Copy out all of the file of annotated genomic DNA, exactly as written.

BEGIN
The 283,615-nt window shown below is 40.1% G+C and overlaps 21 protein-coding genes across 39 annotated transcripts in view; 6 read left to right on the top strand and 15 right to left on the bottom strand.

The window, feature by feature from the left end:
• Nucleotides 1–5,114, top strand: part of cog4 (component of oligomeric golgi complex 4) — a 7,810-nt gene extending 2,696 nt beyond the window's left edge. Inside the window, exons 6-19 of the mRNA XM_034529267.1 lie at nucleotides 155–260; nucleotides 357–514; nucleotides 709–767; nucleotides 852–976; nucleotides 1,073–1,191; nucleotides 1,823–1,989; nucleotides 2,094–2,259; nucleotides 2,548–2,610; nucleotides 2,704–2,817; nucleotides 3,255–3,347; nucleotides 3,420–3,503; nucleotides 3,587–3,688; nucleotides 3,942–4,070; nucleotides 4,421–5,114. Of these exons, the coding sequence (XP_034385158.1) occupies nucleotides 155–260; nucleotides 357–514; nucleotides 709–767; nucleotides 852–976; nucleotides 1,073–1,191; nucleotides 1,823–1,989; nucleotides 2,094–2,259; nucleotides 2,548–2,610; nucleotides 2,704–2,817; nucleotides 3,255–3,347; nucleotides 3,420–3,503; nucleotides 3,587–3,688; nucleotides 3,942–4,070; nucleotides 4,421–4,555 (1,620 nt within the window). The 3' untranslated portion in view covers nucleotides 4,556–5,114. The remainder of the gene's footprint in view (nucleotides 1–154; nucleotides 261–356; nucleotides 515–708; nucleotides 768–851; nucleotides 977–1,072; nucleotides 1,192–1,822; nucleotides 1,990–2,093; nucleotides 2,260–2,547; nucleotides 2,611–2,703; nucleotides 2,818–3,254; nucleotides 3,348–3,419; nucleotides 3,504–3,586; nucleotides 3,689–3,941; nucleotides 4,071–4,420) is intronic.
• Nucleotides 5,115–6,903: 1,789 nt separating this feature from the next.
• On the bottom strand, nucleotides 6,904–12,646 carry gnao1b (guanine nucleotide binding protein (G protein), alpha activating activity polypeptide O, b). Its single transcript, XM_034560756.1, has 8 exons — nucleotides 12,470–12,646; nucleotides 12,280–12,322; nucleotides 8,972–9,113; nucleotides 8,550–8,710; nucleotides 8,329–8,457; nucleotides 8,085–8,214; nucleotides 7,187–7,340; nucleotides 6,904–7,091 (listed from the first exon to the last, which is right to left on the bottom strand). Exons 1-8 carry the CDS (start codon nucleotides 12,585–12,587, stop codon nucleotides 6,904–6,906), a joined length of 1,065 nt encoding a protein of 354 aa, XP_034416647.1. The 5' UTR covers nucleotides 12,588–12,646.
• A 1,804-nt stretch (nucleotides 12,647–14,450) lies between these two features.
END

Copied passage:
The 283,615-nt window shown below is 40.1% G+C and overlaps 21 protein-coding genes across 39 annotated transcripts in view; 6 read left to right on the top strand and 15 right to left on the bottom strand.

The window, feature by feature from the left end:
• Nucleotides 1–5,114, top strand: part of cog4 (component of oligomeric golgi complex 4) — a 7,810-nt gene extending 2,696 nt beyond the window's left edge. Inside the window, exons 6-19 of the mRNA XM_034529267.1 lie at nucleotides 155–260; nucleotides 357–514; nucleotides 709–767; nucleotides 852–976; nucleotides 1,073–1,191; nucleotides 1,823–1,989; nucleotides 2,094–2,259; nucleotides 2,548–2,610; nucleotides 2,704–2,817; nucleotides 3,255–3,347; nucleotides 3,420–3,503; nucleotides 3,587–3,688; nucleotides 3,942–4,070; nucleotides 4,421–5,114. Of these exons, the coding sequence (XP_034385158.1) occupies nucleotides 155–260; nucleotides 357–514; nucleotides 709–767; nucleotides 852–976; nucleotides 1,073–1,191; nucleotides 1,823–1,989; nucleotides 2,094–2,259; nucleotides 2,548–2,610; nucleotides 2,704–2,817; nucleotides 3,255–3,347; nucleotides 3,420–3,503; nucleotides 3,587–3,688; nucleotides 3,942–4,070; nucleotides 4,421–4,555 (1,620 nt within the window). The 3' untranslated portion in view covers nucleotides 4,556–5,114. The remainder of the gene's footprint in view (nucleotides 1–154; nucleotides 261–356; nucleotides 515–708; nucleotides 768–851; nucleotides 977–1,072; nucleotides 1,192–1,822; nucleotides 1,990–2,093; nucleotides 2,260–2,547; nucleotides 2,611–2,703; nucleotides 2,818–3,254; nucleotides 3,348–3,419; nucleotides 3,504–3,586; nucleotides 3,689–3,941; nucleotides 4,071–4,420) is intronic.
• Nucleotides 5,115–6,903: 1,789 nt separating this feature from the next.
• On the bottom strand, nucleotides 6,904–12,646 carry gnao1b (guanine nucleotide binding protein (G protein), alpha activating activity polypeptide O, b). Its single transcript, XM_034560756.1, has 8 exons — nucleotides 12,470–12,646; nucleotides 12,280–12,322; nucleotides 8,972–9,113; nucleotides 8,550–8,710; nucleotides 8,329–8,457; nucleotides 8,085–8,214; nucleotides 7,187–7,340; nucleotides 6,904–7,091 (listed from the first exon to the last, which is right to left on the bottom strand). Exons 1-8 carry the CDS (start codon nucleotides 12,585–12,587, stop codon nucleotides 6,904–6,906), a joined length of 1,065 nt encoding a protein of 354 aa, XP_034416647.1. The 5' UTR covers nucleotides 12,588–12,646.
• A 1,804-nt stretch (nucleotides 12,647–14,450) lies between these two features.